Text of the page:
• JLA/Avengers, has (as you've no doubt already guessed) the Justice League of America vs. The Avengers.
  • Wizard Comics ran one issue of Goku versus Superman. And unlike in that Death Battle, Goku won, in his base form, no less.
  • The Unbeatable Squirrel Girl:
    • The first issue has a faked fanmail column consisting almost entirely of "Who would win in a fight, Squirrel Girl or [insert character here]?"
    • Galactus is heading toward Earth, cloaked in a stealth field ("...but he forgot to make it work on squirrels!",) so fans will finally see that match-up.

    Fan Works 
  • This is the entire premise of My Little Pony Vs.
  • Fantasy of Utter Ridiculousness asks the question: "Who would win in a fight between Megas and Suika Ibuki?" The answer: Marisa Kirisame. The Extra Stage asks the same question with Yuuka Kazami taking Suika's place.
  • Rich's ComixBlog has a story that pits LaCroix against the Master. Another story pits the Daleks against some Xenomorphs.
  • Weiss Reacts has the Gurren Lagann against the Nirvash. The Gurren Lagann wins, barely, through Blake being a Determinator of the highest order.
    • Later, Weiss against Glynda. Weiss wins by using an antic, ironically.
    • Even later still, the Gurren Lagann, the Nirvash and the Shinkiro against the Voxes. Nobody wins: the Jersey Club and the Beacon gang team together to beat Tukson up for daring to intervene.
    • Hokuago Tea-Time vs Team RWBY. The former win by being better musicians and being adorable. Blake is not happy. And the convention chapter has Adam and Raven, which nobody wins, although both are forced to retreat due to outside circumstances.
  • Coreline name-drops this Trope on its Opening Narration and delivers big-time: a post-apocalyptic world where superheroes that are fusions with other franchises and canonical supers beat the hell out of each other, Naruto-verse Ninja and One Piece Pirates try to kill each other in earnest on the high seas (with the occasional additional gunfire from Pirates of the Caribbean pirates and other types of ninja), Gundams face off against Battlemechs, MannCo. fights Torgue-Urdnot in a Corporate Warfare race to out-badass each other... and the more-than-occasional Badass Bystander that is sick of all the shit will try to bring the fight to a stop via gunfire (and maybe they will be packing something like a Mass Effect weapon or a Torgue gyro-jet rifle or a BFG designed by Brianna Diggers or being juiced out of their minds on Slaught... or all of the above).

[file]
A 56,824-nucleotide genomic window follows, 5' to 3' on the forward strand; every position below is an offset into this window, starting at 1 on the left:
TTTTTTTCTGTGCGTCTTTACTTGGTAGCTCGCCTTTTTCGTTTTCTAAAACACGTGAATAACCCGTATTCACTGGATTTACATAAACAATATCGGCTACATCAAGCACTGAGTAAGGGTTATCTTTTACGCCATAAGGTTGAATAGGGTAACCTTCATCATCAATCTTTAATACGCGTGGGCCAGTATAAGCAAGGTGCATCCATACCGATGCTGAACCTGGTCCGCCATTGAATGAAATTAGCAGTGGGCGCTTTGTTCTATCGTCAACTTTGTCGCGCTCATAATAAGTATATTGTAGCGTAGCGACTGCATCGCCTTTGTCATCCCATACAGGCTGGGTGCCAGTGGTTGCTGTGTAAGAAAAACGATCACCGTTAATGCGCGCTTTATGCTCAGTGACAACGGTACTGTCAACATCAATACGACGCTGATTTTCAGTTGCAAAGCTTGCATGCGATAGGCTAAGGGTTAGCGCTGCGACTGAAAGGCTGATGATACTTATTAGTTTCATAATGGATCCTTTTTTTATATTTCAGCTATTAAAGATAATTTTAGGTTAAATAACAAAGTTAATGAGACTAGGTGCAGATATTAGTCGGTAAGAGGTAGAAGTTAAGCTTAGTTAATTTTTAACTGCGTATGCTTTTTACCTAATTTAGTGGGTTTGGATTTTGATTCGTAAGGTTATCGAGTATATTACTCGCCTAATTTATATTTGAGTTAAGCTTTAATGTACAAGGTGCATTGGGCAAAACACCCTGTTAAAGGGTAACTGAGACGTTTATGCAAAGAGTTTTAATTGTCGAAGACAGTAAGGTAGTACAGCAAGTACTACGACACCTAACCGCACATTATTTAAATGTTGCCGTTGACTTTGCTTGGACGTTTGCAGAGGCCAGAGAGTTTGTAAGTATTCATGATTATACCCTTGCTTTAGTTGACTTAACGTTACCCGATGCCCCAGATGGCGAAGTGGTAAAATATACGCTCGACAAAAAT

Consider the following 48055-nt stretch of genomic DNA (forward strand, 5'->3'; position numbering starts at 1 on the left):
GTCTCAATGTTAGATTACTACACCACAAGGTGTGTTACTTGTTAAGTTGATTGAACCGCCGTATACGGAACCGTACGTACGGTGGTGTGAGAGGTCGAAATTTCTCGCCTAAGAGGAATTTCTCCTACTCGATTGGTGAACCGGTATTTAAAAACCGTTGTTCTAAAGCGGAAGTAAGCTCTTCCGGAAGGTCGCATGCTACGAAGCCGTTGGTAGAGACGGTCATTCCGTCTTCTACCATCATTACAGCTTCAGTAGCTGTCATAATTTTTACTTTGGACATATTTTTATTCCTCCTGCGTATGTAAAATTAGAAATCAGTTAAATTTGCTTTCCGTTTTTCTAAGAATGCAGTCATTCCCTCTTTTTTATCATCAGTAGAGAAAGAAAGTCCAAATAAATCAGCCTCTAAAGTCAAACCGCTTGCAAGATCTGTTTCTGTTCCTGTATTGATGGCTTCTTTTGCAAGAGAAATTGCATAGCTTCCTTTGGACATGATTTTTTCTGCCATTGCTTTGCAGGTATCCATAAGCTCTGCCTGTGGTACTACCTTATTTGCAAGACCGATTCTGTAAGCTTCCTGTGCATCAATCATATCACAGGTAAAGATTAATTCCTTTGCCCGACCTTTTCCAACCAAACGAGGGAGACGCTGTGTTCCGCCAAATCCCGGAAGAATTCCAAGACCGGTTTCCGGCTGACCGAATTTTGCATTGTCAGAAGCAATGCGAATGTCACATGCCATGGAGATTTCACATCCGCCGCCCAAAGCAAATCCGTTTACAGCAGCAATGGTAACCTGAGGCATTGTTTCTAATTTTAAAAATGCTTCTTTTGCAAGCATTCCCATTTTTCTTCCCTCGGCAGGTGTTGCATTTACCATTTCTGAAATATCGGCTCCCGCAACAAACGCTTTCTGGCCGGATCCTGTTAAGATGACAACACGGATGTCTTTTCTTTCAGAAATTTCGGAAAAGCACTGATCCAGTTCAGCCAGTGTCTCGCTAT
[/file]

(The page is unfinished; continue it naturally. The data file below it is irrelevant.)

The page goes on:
• The Series Finale of The Conversion Bureau: Worlds Where It Wouldn't Work, pits Fanon character Tyrantlestia, against Cannon Celestia in Screw Attack's Death Battle style fight. A decently written character, beats a God-Mode Sue.
  • The Comic Book Universe Battles, which started in 1997 as a sub-section of a Xena: Warrior Princess fan's Callisto fansite and eventually grew into something all its own. Seen as a friendly rival by the above Grudge match it later stopped proposing scenarios and let users submit, debate and vote on them. Currently user voting is down indefinitely but some of the scores are still in the database. In the late 2000's (around 2008 or 2009) the site was revamped to include 2 vs. 2 and 3-way battles as well as reintroducing the ability to submit characters to the database, however unfortunately at the end of 2013, the site's creator and owner stated that the CBUB (and its sister site the Fantasy Powers League) would be shutting down permanently.
  • Numerous websites dedicated solely to what faction from Star Wars and Star Trek would lay the ultimate smackdown upon all the others. StarDestroyer.net is a particularly (in)famous one, and SpaceBattles.com caters to all kinds of sci-fi matchups but is invariably dominated by Trek vs. Wars as well as the occasional just-for-fun curbstomp (the Orcs from The Lord of the Rings vs. modern machine guns, carpet bombing from B-52s, an orbiting Imperial Star Destroyer, and finally, the real kicker, doze udda Orkz). Both of these websites more or less grew out of the Usenet newsgroup alt.startrek.vs.starwars.
  • "Dream Tournament", a popular series of vote-driven fanfics on the Usenet group rec.games.video.arcade from the mid-'90s, pitted Fighting Game characters from different games against each other. The Tournament gave rise to several spinoffs, as well as many Fanon personality traits for the characters.
  • There was an old fanfiction Dream Tournament called the Ultimate Video Rumble, where some truly memorable fights happened both within and without the arena. Highlights include Haohmaru and Genjuro of Samurai Shodown fame clashing swords furiously, while everyone who attempts to break their battle gets tossed aside, and dysfunctional organizers and security staff who make Eddy Gordo of Tekken fame suffer after he got eliminated from the ring. The UVR was a deliberate spiritual successor to the first three Dream Tournaments, continuing many of the fanon events and characterizations from the DT.
  • Stefan "Twoflower" Gagne organized a Round Robin tournament featuring characters from all over anime (and sometimes, beyond) called Magical Troubleshooting Crossover Fighting Federation ULTRA. The various writers used and abused pretty much the entire Professional Wrestling trope list, with backstage plots ranging from mere personal power grabs and Mind Control to Third Impact and wresting Godhood from Kasumi Tendō Herself. The golden rule staving off the inevitable Fan Boy flame wars was understood to read, "Anyone, under the right circumstances, can defeat anyone else in a fight." The only systemic exceptions to this idea were made to account for anime-style "weight restrictions." It's worth noting that the story of how Kasumi became God and several other plot points such as Dark Sakura originated from MTCFF Beta which was a single-elimination tournament decided by votes rather than by individual authors, with such oddities as Fusion character "Nario" resulting from Naru of Battle Arena Toshinden and Mario of Super Mario Bros. tying in votes.